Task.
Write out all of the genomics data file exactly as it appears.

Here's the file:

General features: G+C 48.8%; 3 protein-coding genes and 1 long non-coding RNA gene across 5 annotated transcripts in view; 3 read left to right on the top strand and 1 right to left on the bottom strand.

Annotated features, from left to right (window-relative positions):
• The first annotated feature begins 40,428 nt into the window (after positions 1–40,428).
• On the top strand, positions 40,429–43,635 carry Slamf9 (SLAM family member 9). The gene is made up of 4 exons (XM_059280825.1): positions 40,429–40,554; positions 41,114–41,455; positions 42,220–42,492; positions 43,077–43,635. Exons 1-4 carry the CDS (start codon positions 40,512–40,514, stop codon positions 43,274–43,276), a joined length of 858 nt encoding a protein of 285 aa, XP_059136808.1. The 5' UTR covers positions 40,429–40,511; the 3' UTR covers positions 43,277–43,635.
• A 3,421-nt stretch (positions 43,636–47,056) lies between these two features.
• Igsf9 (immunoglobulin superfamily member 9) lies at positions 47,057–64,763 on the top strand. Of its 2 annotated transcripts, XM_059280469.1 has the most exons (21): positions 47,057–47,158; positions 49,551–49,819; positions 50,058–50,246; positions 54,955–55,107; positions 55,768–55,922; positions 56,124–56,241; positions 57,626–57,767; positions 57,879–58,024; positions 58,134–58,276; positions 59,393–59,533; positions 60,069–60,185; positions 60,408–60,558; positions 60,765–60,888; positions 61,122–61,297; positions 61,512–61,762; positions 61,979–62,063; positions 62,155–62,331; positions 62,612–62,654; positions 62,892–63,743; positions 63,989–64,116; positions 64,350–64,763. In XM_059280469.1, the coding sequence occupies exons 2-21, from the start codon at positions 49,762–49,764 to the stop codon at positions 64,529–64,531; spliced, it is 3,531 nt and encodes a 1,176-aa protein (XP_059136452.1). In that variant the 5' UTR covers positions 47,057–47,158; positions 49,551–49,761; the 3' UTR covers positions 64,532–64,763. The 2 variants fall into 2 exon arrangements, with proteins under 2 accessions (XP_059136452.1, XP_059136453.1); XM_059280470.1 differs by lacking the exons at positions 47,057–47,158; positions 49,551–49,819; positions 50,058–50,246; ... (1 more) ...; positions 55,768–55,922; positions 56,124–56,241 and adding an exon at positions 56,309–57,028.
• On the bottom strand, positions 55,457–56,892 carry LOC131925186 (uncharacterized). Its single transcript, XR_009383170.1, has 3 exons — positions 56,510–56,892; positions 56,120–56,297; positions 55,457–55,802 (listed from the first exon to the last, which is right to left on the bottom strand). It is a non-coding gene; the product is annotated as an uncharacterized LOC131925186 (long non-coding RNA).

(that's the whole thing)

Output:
General features: G+C 48.8%; 3 protein-coding genes and 1 long non-coding RNA gene across 5 annotated transcripts in view; 3 read left to right on the top strand and 1 right to left on the bottom strand.

Annotated features, from left to right (window-relative positions):
• The first annotated feature begins 40,428 nt into the window (after positions 1–40,428).
• On the top strand, positions 40,429–43,635 carry Slamf9 (SLAM family member 9). The gene is made up of 4 exons (XM_059280825.1): positions 40,429–40,554; positions 41,114–41,455; positions 42,220–42,492; positions 43,077–43,635. Exons 1-4 carry the CDS (start codon positions 40,512–40,514, stop codon positions 43,274–43,276), a joined length of 858 nt encoding a protein of 285 aa, XP_059136808.1. The 5' UTR covers positions 40,429–40,511; the 3' UTR covers positions 43,277–43,635.
• A 3,421-nt stretch (positions 43,636–47,056) lies between these two features.
• Igsf9 (immunoglobulin superfamily member 9) lies at positions 47,057–64,763 on the top strand. Of its 2 annotated transcripts, XM_059280469.1 has the most exons (21): positions 47,057–47,158; positions 49,551–49,819; positions 50,058–50,246; positions 54,955–55,107; positions 55,768–55,922; positions 56,124–56,241; positions 57,626–57,767; positions 57,879–58,024; positions 58,134–58,276; positions 59,393–59,533; positions 60,069–60,185; positions 60,408–60,558; positions 60,765–60,888; positions 61,122–61,297; positions 61,512–61,762; positions 61,979–62,063; positions 62,155–62,331; positions 62,612–62,654; positions 62,892–63,743; positions 63,989–64,116; positions 64,350–64,763. In XM_059280469.1, the coding sequence occupies exons 2-21, from the start codon at positions 49,762–49,764 to the stop codon at positions 64,529–64,531; spliced, it is 3,531 nt and encodes a 1,176-aa protein (XP_059136452.1). In that variant the 5' UTR covers positions 47,057–47,158; positions 49,551–49,761; the 3' UTR covers positions 64,532–64,763. The 2 variants fall into 2 exon arrangements, with proteins under 2 accessions (XP_059136452.1, XP_059136453.1); XM_059280470.1 differs by lacking the exons at positions 47,057–47,158; positions 49,551–49,819; positions 50,058–50,246; ... (1 more) ...; positions 55,768–55,922; positions 56,124–56,241 and adding an exon at positions 56,309–57,028.
• On the bottom strand, positions 55,457–56,892 carry LOC131925186 (uncharacterized). Its single transcript, XR_009383170.1, has 3 exons — positions 56,510–56,892; positions 56,120–56,297; positions 55,457–55,802 (listed from the first exon to the last, which is right to left on the bottom strand). It is a non-coding gene; the product is annotated as an uncharacterized LOC131925186 (long non-coding RNA).